Napoleon leaves for Elba
At the bottom of the horse-shoe-shaped staircase of Château de Fontainebleau, after shaking hands with the soldiers, Napoleon addressed his Old Guard, his voice shaking with emotion: ‘Officers, non-commissioned officers and the soldiers of the Old Guard, I bid you farewell. For twenty years I have constantly led you along the road to honour and glory. In these later times, as in prosperity, you have been models of courage and fidelity. With men such as you our cause would not be lost, but the war would have been interminable. I have sacrificed all my interests to those of the country. Her happiness is my only thought. It will still be the object of my wishes. Do not regret my fate. If I have consented to survive, it is in order to serve your glory. Adieu, my friends! Would I could press you all to my heart!’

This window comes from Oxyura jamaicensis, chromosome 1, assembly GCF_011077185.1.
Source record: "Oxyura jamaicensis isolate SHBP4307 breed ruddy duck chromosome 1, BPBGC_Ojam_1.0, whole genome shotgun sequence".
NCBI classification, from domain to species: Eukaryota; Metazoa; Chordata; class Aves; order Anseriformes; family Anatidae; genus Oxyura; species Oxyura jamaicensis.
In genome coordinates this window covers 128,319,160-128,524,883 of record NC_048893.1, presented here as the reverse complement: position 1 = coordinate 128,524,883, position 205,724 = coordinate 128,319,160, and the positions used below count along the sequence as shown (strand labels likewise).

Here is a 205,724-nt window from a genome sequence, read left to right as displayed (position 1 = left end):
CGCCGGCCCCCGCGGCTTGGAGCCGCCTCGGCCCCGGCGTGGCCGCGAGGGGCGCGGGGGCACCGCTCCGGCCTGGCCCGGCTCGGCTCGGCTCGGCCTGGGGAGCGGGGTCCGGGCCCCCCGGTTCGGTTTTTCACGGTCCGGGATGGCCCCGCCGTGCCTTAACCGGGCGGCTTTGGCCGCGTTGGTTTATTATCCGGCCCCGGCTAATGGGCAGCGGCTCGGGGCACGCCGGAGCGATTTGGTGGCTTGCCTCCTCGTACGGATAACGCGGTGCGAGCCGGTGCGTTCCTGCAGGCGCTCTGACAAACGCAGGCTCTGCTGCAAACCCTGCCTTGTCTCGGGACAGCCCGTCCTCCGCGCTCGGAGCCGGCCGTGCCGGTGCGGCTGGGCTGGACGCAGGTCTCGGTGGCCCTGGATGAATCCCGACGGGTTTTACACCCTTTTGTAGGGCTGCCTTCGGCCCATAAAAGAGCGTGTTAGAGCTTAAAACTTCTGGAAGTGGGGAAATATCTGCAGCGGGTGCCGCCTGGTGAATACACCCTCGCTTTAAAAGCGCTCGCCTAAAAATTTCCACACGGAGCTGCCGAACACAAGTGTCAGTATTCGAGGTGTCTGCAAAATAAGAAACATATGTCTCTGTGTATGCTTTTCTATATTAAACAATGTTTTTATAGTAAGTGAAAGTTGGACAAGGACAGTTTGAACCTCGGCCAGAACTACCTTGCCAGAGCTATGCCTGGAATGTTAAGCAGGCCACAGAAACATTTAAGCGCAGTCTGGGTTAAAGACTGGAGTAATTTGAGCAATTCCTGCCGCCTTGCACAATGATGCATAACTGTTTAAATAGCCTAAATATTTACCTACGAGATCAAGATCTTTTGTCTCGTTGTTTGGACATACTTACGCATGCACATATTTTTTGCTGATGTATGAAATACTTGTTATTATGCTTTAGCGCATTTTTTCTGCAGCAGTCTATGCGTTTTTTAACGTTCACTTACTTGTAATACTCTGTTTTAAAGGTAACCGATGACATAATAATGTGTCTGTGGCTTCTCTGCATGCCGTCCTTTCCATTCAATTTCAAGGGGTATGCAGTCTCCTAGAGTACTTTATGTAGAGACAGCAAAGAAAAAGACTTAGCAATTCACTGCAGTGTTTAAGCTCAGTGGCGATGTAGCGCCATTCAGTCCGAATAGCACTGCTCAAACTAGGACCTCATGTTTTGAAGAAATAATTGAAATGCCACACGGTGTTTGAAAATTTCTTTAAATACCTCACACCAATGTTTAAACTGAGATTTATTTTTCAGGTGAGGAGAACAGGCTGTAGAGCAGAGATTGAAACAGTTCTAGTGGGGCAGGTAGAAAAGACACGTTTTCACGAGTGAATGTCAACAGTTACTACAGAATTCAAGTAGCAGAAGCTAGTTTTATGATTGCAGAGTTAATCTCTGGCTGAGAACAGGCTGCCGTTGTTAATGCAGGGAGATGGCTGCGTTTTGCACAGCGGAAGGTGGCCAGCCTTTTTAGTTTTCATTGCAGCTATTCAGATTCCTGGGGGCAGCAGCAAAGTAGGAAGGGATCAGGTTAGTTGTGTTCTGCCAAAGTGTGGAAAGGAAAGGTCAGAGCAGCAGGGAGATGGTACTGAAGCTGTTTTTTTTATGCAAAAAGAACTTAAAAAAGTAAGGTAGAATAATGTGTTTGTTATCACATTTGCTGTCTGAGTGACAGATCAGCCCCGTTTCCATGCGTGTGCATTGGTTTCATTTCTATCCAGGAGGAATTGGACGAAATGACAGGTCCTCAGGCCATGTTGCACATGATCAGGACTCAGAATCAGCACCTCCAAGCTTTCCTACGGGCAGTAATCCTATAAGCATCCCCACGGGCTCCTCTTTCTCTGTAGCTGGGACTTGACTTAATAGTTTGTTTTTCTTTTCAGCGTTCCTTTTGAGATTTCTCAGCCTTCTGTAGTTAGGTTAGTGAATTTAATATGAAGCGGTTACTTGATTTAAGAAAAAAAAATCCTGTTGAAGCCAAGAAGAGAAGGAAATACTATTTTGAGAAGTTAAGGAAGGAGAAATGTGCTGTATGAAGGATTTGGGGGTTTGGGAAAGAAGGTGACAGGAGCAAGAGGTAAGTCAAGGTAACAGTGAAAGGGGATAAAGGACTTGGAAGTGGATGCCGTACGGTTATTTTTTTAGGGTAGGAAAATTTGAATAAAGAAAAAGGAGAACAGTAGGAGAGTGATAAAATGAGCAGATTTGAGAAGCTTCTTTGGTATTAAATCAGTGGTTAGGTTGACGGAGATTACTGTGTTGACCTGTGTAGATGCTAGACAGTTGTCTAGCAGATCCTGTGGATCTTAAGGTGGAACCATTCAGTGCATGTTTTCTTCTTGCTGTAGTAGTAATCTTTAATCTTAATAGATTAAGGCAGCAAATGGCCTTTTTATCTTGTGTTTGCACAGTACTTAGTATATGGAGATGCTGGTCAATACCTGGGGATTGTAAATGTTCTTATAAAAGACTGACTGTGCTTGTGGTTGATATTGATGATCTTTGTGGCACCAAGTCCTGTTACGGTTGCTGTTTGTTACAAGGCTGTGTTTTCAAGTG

He then ordered the eagles to be brought to him, and, having kissed them, added, ‘I embrace you all in the person of your general. Adieu, soldiers!’ Even the most seasoned warriors had tears running down their faces. Cries of ‘Vive l’Empreur’ were heard.
Many of his marshals and generals remained faithful to Napoleon after his downfall and followed him into exile. Although loyalty is rare in political defeat, Napoleon was able to successfully inspire it.